- Enhances the designed user experience
- Drives measurable business value
- Ensures the product is technically feasible
If the projects that run through the DIL relate to marketing and sales initiatives, a fourth bullet pertains:
- Is on brand and strategically aligned
For DILs that have to defend spend, a critically important fifth bullet:
- Justifies the cost of operating the design lab
I’d love to hear from other DIL managers about any other proof points that should be added to this list. That said, I feel this rubric sets a solid foundation for success metrics.
Success Metrics: Pluses and Pitfalls
At the end of the day, there won’t be a single set of metrics that will universally apply to all companies, but here are some worth considering.
To measure enhancement of the user experience, it’ll be important to strip away bias. The natural bias of a participant going through any DIL will be to assume that the DIL positively affected the output. This makes NPS-type measurements of the lab problematic; they may validate the lab’s process but not the project’s outcome.
Instead, an DIL should consider baselining the current experience of the digital product or service before going into the lab, then do an identical measurement of the design output post-lab, and compare the results. A solid DIL process should see statistically significant improvements.
To measure business value, much will depend on the parent company’s business metrics (and more importantly, the business units sponsoring the DIL), as well as the perceived value of innovation vs. production within the company.
Companies that highly value innovation can compare their project outputs with competitors: Are we keeping up? (In some industries, the mere existence of an DIL can be a competitive differentiator regardless of its actual impact.)
In blended DILs, one can measure number of innovations actually implemented in production, then subsequently measure impact on operations, whether that’s time savings, efficiency improvement, cost reduction and/or revenue lift.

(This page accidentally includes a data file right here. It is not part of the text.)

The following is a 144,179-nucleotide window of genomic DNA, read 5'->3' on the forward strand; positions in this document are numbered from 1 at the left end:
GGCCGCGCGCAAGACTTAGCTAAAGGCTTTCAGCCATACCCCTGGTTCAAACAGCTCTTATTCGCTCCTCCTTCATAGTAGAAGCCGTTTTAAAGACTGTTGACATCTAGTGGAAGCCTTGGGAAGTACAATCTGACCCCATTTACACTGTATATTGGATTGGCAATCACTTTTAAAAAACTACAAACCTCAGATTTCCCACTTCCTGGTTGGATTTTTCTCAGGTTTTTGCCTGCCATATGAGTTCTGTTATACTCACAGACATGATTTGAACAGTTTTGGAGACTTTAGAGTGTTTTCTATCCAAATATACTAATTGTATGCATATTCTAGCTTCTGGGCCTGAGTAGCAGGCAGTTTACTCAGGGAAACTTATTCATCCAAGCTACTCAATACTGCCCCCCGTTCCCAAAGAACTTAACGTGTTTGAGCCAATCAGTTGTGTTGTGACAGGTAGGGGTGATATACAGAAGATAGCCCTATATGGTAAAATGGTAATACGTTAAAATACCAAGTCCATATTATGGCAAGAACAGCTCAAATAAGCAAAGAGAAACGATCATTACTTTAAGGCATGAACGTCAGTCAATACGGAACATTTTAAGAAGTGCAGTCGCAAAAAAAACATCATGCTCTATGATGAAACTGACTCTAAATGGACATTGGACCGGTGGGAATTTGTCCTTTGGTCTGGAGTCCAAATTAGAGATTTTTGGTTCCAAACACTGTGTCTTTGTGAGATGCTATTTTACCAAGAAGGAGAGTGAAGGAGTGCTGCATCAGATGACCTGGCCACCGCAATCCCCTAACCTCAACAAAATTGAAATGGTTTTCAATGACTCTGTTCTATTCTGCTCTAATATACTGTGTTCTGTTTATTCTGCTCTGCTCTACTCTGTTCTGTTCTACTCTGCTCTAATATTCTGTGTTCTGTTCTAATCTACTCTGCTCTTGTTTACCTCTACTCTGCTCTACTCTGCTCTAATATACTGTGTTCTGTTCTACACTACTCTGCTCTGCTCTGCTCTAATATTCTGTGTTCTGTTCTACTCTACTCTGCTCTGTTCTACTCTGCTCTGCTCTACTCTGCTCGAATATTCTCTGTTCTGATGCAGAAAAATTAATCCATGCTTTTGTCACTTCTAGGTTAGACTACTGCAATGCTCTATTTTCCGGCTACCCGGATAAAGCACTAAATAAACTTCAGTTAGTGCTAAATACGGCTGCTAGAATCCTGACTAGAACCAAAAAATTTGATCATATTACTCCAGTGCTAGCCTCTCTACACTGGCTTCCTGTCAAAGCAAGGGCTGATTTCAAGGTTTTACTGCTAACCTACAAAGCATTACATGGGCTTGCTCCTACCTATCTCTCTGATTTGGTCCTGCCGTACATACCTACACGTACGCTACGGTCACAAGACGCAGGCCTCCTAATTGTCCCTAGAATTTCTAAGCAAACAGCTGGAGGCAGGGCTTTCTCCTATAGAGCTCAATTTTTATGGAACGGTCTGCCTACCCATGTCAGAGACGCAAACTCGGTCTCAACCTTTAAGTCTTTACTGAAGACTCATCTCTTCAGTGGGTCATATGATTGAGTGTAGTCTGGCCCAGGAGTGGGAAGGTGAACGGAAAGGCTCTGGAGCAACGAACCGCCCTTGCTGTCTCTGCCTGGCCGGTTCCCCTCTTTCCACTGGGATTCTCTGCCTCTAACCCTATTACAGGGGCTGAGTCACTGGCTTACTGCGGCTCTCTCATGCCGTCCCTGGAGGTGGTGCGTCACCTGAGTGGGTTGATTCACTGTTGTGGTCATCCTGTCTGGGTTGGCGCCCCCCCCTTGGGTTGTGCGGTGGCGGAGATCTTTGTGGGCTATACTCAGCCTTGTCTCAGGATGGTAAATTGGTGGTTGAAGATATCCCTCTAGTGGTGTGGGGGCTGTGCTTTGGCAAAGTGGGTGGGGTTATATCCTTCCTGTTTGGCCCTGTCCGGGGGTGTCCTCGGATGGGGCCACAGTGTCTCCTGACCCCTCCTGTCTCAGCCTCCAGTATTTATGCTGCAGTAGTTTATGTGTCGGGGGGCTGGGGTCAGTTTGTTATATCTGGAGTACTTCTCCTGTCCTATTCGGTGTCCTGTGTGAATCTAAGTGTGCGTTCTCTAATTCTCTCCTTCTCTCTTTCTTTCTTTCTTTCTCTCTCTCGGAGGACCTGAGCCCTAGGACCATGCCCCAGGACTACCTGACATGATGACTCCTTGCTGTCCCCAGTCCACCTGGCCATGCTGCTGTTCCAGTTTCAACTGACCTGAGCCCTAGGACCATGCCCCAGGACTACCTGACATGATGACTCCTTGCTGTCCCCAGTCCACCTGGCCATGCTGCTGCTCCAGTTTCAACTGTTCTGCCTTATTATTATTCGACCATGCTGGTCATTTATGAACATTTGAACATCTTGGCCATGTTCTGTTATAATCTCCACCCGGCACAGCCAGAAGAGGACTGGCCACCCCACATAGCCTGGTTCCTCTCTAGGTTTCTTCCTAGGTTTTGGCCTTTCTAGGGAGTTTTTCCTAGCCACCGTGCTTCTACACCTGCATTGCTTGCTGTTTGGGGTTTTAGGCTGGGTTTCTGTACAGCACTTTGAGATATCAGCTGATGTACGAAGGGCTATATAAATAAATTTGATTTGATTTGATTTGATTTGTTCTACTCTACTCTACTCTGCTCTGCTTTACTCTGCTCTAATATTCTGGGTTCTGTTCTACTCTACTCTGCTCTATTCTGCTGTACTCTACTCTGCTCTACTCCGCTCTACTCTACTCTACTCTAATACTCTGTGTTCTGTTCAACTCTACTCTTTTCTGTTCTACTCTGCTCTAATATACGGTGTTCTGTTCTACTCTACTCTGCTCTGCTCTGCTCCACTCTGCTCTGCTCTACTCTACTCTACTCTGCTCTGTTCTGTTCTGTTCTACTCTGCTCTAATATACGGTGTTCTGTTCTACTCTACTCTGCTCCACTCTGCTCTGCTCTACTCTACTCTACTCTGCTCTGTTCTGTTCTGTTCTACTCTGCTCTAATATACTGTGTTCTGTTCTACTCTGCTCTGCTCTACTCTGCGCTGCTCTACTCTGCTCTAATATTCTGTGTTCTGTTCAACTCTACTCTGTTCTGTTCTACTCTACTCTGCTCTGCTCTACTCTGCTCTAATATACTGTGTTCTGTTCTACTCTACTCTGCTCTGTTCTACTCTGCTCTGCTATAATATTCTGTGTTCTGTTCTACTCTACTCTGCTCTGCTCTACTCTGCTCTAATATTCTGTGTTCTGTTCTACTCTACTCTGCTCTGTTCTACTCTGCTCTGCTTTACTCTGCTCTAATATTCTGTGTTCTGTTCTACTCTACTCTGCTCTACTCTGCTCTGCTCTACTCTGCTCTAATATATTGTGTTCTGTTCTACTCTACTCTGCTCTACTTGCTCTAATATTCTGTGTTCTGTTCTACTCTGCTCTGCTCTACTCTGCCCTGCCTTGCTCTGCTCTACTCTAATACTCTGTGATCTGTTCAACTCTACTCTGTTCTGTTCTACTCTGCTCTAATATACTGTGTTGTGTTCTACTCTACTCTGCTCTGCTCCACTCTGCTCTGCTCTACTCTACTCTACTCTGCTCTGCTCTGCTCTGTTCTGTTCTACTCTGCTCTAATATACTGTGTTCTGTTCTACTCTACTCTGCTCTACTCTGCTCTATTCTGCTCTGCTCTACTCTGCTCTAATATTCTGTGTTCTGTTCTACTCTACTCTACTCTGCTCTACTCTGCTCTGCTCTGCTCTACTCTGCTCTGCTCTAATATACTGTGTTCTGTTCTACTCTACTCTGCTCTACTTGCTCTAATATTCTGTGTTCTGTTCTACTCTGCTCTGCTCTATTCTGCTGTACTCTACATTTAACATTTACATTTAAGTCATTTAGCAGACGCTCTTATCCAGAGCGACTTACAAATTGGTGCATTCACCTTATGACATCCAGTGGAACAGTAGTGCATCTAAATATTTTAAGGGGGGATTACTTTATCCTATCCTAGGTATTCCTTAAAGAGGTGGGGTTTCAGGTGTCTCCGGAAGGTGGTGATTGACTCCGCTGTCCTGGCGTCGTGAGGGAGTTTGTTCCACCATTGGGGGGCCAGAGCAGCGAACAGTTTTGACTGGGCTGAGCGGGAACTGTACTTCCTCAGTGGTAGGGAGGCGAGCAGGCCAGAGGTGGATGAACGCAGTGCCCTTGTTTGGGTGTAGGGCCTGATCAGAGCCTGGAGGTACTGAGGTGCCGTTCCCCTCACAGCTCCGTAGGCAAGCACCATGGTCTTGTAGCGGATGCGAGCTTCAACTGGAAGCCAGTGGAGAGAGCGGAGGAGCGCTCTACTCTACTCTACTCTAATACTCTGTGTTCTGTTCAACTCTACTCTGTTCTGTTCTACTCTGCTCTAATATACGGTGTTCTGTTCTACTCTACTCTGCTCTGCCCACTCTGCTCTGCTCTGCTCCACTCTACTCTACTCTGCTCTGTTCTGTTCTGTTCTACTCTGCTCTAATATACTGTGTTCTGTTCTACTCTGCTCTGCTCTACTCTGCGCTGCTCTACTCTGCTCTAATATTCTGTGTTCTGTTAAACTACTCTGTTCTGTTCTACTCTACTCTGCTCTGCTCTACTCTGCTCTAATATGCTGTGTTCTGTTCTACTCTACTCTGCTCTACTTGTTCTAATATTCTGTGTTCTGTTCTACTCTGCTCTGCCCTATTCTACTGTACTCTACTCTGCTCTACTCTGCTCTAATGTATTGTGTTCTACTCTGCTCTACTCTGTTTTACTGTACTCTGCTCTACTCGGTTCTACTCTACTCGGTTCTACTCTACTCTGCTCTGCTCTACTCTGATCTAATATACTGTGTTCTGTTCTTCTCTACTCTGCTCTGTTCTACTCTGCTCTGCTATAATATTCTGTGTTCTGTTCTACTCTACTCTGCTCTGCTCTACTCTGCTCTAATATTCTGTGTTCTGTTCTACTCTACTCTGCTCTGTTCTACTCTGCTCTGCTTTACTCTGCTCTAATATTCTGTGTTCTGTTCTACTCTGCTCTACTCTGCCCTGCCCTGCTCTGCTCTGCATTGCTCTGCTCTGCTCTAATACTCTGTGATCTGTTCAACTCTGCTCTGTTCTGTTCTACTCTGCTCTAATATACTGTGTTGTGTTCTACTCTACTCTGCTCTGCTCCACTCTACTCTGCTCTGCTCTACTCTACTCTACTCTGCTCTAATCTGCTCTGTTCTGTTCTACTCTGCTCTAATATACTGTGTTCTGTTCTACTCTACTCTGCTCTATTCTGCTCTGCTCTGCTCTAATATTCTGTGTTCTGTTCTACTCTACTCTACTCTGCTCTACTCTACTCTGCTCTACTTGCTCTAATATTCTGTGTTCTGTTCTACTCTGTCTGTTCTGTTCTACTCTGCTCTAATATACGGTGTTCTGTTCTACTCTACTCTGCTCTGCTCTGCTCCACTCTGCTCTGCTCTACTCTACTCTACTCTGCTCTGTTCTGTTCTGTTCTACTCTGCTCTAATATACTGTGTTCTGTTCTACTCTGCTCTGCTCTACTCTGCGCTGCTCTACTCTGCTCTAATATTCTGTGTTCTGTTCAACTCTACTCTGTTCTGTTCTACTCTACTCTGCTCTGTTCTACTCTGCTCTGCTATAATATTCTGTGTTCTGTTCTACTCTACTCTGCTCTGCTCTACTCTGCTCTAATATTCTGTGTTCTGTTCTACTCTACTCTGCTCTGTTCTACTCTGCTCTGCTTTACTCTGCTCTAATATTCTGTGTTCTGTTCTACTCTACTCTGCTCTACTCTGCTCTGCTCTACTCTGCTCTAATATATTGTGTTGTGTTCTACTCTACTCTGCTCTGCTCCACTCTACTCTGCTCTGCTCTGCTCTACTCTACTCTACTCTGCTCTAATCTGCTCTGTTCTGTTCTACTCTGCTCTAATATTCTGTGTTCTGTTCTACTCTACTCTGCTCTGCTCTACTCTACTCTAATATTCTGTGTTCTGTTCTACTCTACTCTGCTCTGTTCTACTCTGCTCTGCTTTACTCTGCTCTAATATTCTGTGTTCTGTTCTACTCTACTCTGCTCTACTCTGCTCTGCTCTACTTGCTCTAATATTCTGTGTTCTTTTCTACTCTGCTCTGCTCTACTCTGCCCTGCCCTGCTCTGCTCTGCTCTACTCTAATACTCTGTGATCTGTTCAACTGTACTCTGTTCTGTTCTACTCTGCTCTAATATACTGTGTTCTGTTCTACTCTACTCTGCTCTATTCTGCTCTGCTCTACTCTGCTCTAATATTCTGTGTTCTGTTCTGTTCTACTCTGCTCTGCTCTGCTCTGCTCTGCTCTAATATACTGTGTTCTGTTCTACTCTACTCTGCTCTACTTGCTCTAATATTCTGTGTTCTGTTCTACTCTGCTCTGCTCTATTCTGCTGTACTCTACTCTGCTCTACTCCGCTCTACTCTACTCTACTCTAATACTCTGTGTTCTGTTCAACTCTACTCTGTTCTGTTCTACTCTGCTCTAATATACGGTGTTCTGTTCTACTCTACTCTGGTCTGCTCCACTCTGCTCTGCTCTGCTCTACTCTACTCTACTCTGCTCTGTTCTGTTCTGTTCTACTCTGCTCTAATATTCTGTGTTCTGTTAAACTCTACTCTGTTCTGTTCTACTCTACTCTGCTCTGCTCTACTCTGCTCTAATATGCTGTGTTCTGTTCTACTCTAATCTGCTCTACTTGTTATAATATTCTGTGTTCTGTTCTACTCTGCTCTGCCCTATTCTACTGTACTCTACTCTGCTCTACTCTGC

In production-focused DILs, one could measure number of projects (as a percentage of all company projects) that go through the DIL vs. do not. While it might be politically sensitive to draw contrasts from comparing the two streams, it would be relevant to count the number of employees and/or customers who benefit each year from projects that run through the DIL. (For DILs that have to defend a budget, measuring reach within the company is a useful metric.) If the company embraces design, one could even measure less vital but “feel good” storytelling metrics such as hours of collaboration between business units or number of happy quotes from participants.
If the DIL is responsible for managing a portfolio of innovations and/or projects, some traditional innovation measures can be considered:
- Number of projects in pipeline; value of pipeline
- Percentage of innovations that make it into production
- Speed to market (if speed is a relevant metric)
To measure technical feasiblity, the key metric should be the number of consulting engineers, keenly knowledgeable in your company’s IT and ops infrastructure, that are embedded in your DIL process. These engineers will be a critical “voice of reason” to bridge the gap between art of possible and real-world usage, and help the DIL prioritize which innovation-driven design projects are worth pursuing. The greatest innovation is meaningless if it can’t be built.